Tuesday, September 30, 2008

Economics 101

The left has been proclaiming that the era of Reaganomics is over. The proposed bail-out of Wall Street will user in a new era of expanded government and re-regulation. While that may be true, there are several lessons from the Reagan era that should not be forgotten - or in the case of Senator Obama, should be learned for the first time.

1. We cannot tax our way into prosperity.
This is a big one but easily forgotten. The government does a poor job of creating prosperity. Taxes take money that could be invested or spent and redirects it elsewhere. Bill Clinton likes to talk about the economy during his presidency but it was built on and continued Reaganomics (except for the gasoline tax that he enacted early in his presidency). Obama has talked about raising the corporate tax rate, either directly or by eliminating "loopholes". This will reduce the amount of money that corporations can invest and make it more desirable for them to move overseas.

1a. We cannot regulate our way into prosperity.
Some regulations are needed. Even staunch Libertarians admit that the marketplace needs laws and regulations to keep things honest. Once those basic standards are met, regulations can quickly become a problem. One factor in the current credit crisis was regulations designed to increase minority home ownership. Banks were told to start lending to people who previously had been denied mortgages. There was a good reason for denying these loans. This is where a lot of the defaults are coming from - people who previously did not qualify for loans.

1b. We cannot redistribute our way to prosperity.
Tax cuts stimulate the economy. Tax increases create drag. If you raise taxes on one group and cut them for others the best you can hope for is equilibrium.

2. Bubbles happen.
Bubbles happen fairly often. Some are fairly small and self-contained like the Beanie Baby craze in the late 1990s or POGs prior to that. Others are large and affect the entire economy when they burst. The dot-com bubble of the late 1990s and the Japanese real estate bubble in the late 1980s are examples.

The problem with bubbles is that you can never have enough regulations to stop them. They are a product of the free market and they never happen the same way twice. There is also a phase when the participants believe that growth will continue in a straight line forever. During the 1990s, Bill Clinton spent a lot of time bragging about the Internet and the New Economy. People claimed that it would be recession-proof and continue to grow past all previous limits. The Japanese insisted the same thing about their economy in the late 1980s. There was a major craze in the US for emulating the Japanese way of doing business. as it turned out, Japanese business growth was tied directly to real estate prices in Japan. Companies that were losing money reported paper profits because the land that their offices sat on appreciated. At one point a single block in the Tokyo business district was reputed to worth more than all of California.

A second problem with bubbles is that no one wants to end them. It usually becomes obvious to outside observers that the bubble cannot last but by that point, breaking the bubble will cause pain. No one wants to be the one to do that. There were several warnings over the last few years that Fannie Mae and Freddie Mac were buying too many questionable loans but stopping this practice would make home ownership more difficult so nothing was done.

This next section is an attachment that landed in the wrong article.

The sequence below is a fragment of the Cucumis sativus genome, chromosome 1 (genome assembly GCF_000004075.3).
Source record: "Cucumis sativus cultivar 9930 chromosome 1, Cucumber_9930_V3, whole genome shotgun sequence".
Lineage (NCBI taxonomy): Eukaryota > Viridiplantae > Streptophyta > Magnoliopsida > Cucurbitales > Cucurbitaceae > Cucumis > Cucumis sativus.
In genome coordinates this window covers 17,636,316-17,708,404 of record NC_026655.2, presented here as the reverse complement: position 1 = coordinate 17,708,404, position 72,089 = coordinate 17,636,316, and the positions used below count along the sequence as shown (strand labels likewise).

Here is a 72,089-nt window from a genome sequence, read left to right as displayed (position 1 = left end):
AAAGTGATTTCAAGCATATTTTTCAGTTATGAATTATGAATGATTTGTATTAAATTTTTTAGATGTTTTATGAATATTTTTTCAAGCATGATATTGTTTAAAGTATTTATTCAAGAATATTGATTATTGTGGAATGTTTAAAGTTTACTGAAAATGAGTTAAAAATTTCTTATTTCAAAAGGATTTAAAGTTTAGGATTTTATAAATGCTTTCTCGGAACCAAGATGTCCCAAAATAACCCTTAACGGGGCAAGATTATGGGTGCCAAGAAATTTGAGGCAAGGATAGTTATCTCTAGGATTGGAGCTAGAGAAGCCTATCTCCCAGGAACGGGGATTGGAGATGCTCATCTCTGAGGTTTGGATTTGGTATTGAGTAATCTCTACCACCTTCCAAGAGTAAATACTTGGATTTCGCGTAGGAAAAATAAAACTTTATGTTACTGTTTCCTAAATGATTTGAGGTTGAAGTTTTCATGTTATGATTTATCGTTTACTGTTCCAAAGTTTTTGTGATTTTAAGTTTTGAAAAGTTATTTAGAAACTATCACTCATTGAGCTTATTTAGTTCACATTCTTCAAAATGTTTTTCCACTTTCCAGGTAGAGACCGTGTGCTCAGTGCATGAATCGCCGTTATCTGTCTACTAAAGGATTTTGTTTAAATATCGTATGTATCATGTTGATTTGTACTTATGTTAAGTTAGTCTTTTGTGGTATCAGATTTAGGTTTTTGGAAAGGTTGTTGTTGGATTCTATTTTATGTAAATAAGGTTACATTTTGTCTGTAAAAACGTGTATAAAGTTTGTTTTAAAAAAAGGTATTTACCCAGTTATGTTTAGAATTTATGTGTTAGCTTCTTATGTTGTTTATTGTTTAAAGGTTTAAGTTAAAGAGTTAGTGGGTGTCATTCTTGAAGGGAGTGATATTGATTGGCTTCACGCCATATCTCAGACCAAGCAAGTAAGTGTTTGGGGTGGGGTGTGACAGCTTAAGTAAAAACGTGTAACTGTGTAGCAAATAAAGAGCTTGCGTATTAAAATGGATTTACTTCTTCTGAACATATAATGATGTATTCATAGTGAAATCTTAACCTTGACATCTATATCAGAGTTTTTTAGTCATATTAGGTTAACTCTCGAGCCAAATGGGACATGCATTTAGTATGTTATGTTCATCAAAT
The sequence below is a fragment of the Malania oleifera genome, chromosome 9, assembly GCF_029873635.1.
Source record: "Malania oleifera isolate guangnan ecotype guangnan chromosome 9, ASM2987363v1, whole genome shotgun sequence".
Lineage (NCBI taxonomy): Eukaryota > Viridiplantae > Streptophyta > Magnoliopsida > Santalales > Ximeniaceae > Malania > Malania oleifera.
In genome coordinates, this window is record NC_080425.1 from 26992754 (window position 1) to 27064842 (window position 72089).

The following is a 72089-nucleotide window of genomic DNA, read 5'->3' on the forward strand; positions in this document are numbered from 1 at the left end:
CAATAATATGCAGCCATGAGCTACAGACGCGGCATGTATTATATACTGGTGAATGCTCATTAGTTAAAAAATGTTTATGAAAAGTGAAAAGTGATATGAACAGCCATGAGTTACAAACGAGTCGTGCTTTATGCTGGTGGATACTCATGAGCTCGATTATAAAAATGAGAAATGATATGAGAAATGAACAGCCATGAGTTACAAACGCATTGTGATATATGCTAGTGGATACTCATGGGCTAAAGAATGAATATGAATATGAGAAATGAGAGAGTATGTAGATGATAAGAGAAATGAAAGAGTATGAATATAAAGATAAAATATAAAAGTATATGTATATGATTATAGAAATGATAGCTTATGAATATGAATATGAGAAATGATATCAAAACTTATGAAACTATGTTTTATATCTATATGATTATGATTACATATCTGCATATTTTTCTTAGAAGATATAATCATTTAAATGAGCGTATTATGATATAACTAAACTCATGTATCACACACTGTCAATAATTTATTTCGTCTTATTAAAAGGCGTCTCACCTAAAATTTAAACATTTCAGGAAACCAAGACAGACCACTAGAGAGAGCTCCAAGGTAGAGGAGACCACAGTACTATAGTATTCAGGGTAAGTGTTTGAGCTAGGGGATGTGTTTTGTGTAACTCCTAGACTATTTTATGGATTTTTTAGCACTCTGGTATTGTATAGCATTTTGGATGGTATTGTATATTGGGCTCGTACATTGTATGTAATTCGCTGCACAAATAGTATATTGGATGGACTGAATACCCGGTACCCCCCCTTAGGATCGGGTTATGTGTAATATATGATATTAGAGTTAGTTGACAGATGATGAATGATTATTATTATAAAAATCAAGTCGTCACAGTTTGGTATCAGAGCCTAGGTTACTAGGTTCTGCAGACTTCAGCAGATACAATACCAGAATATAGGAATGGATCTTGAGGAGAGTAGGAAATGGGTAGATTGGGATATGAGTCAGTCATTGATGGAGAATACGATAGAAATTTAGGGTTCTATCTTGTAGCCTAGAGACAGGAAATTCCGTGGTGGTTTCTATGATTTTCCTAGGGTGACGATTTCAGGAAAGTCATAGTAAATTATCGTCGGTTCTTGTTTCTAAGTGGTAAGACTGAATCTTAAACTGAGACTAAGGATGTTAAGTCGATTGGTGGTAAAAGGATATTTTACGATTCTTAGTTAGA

Housing values present a difficult problem. On one hand, they are too high which creates an entry barrier for the same low-income people that were supposed to be helped. On the other hand, lowering the value of housing back to reasonable levels will hurt everyone who bought during the bubble. Probably housing values will essentially freeze for several years until the actual value catches up with the inflated value.

3. Government interference in the marketplace often turns out badly.
Fannie Mae and Freddie Mac are terrible examples of the free market. They are public/private entities. They have access to below-market interest rates but private ownership. It has always been assumed that they are too bid to fail and that the government will bail them out if they get into serious trouble. That encourages risky behavior. The government is involved in every level of the current crisis. For example, Real estate prices started to climb when the Fed reduced interest rates to historic lows in order to stimulate the economy after the dot-com crash.

Senator Obama's solution to every problem is more government involvement. In the last century we have had two periods when we expanded the size and scope of government - the 1930s and the 1960. Both were followed by long-term economic hardship. The problems of the 1960s didn't end until the 1980s and the start of Reagonomics. A return to the economic principles of the 1960s and 1970s almost guarentees a return of stagflation and the other economic ills of that period.

Class dismissed.

Hedge funds are not as tightly controlled by the government and are not having the current problems.

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